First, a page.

"Every good gardener puts a heap in some corner of his garden," a Berlin comedian almost rightly stated in the 1970s. What he meant exactly was a compost heap. And it belongs in every well-kept allotment garden - but not in "just any" corner, but more on that later. Properly created compost is the heart of any garden. Admittedly, the heap of organic waste is usually anything but fragrant. But the humus that develops is a blessing for the soil and the vegetables. This is why some call it the "gardener's gold". And the best thing about it: The most important and largest part of the (dirty) work is done by earthworms and many millions of microorganisms.
If you want to create a compost now, you should think of a few important things. The star explains:
Basically, a compost heap is nothing more than a small and inexpensive recycling plant. Soil creatures such as earthworms and compostworms, snails, isopods, various insect larvae and countless microorganisms absorb the waste that is applied, decompose it and excrete it again as highly concentrated nutrients. But just like with people, the working conditions have to be right. And this is where the gardener comes in. Because he has to create the conditions for the hard-working animals to be able to do their job undisturbed and as efficiently as possible.
The success of the practical recycler of organic waste stands and falls with the right location of the compost heap. If the compost is in the blazing sun, it threatens to dry out (exception: thermal composter). The waste rots in a shady place - and the dream of home-grown hummus is shattered. Experts therefore recommend a location in partial shade. If possible behind the gazebo, under the protection of a leafy tree and in such a way that it is easy to reach with a wheelbarrow. But that's not all. In order to really get going, a compost also needs sufficient fresh air. The place of choice should therefore be as sheltered as possible from the wind, but not completely windless. If you want to avoid unnecessary discussions with your neighbors in the garden, you should keep a distance of half a meter to the property line.
Last tip: The compost should never be built on concrete slabs or tiles. This leads to waterlogging and rot.
As so often in life, when composting, the dose makes the poison. In addition, diversity is crucial. Some things have absolutely no place in the compost, others should be mixed in in small doses. Compostable waste is basically divided into "green" and "brown" material. An overview.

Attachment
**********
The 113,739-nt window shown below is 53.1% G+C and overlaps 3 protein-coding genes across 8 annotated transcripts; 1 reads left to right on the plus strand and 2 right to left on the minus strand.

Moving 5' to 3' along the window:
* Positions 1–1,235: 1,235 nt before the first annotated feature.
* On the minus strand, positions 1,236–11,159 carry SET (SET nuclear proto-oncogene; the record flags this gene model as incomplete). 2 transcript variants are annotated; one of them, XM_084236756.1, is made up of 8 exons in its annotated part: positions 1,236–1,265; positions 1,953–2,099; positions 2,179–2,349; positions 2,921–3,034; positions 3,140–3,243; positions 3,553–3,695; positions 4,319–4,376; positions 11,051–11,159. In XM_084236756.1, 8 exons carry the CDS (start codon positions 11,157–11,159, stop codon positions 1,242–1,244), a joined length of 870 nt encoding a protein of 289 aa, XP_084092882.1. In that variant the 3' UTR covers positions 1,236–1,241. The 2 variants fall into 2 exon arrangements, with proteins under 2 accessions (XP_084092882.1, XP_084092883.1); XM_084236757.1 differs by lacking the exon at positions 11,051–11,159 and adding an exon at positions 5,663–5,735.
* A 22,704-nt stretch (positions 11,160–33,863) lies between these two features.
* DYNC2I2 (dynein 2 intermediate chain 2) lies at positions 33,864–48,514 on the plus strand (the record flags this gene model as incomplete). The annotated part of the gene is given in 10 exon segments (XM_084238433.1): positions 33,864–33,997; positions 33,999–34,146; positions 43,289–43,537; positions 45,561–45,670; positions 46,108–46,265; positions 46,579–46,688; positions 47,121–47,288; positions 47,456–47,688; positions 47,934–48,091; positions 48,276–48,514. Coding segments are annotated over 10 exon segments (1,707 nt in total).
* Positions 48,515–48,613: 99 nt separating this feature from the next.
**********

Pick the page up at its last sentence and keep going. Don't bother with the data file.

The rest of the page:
That can go on the compost - brown material
That can go on the compost - green material
It shouldn't go in the compost
In the little 1x1 of composting there is another important rule that decides the weal and woe of the compost. In technical jargon one speaks of the so-called C/N ratio, the ratio of the brown carbon-containing starting materials to the green nitrogen-containing materials. A ratio between 15:1 and 20:1 is recommended here. If the proportion of green materials is higher, there is a risk of excessive nutrient losses. On the other hand, if you put the earthworms and microorganisms on a "nitrogen diet" they will stop working sooner or later.
Overall, care should be taken to ensure that the different materials are not just stacked alternately, but are ideally mixed together when they are placed in the compost.
Well, the earthworms and microorganisms cannot turn the compost waste into the valuable humus without human help.
Flower and perennial sections, twigs, branches, flowers and the like should always be cut up with secateurs or an electric shredder before they end up in the compost. Not only does the compost overflow more slowly, the material also decomposes faster.
Individual components should not be stacked higher than 20 centimeters if possible. This also inhibits the composting process.
A compost heap should always be kept moist. If the material can be easily formed into a small ball, there is enough moisture. Otherwise, the compost should be watered with a shower.
As a rule, the compost is "semi-ripe" after about three months, meaning that the waste is already half rotted. At this stage the compost should be rearranged in the same container with a compost fork or moved to a second chamber. This way the pile is well aerated. In addition, the volume is significantly reduced. After about seven more months, most of the components are well decomposed.
The safest way to sniff out finished compost is with your nose. Because the dark hummus smells intensely of forest soil. Individual parts that have not yet completely decomposed can be fished out with a compost sieve and put back on the heap. Complete composting takes up to ten months depending on the season, composition and care. Spread on the beds, the humus is best in spring. Properly and completely covered, the "gardener's gold" can also be stored for a long time.
Sources: utopia.de; mein-schoener-garten.de; ndr.de; gartentipps.com; rootwerk.net
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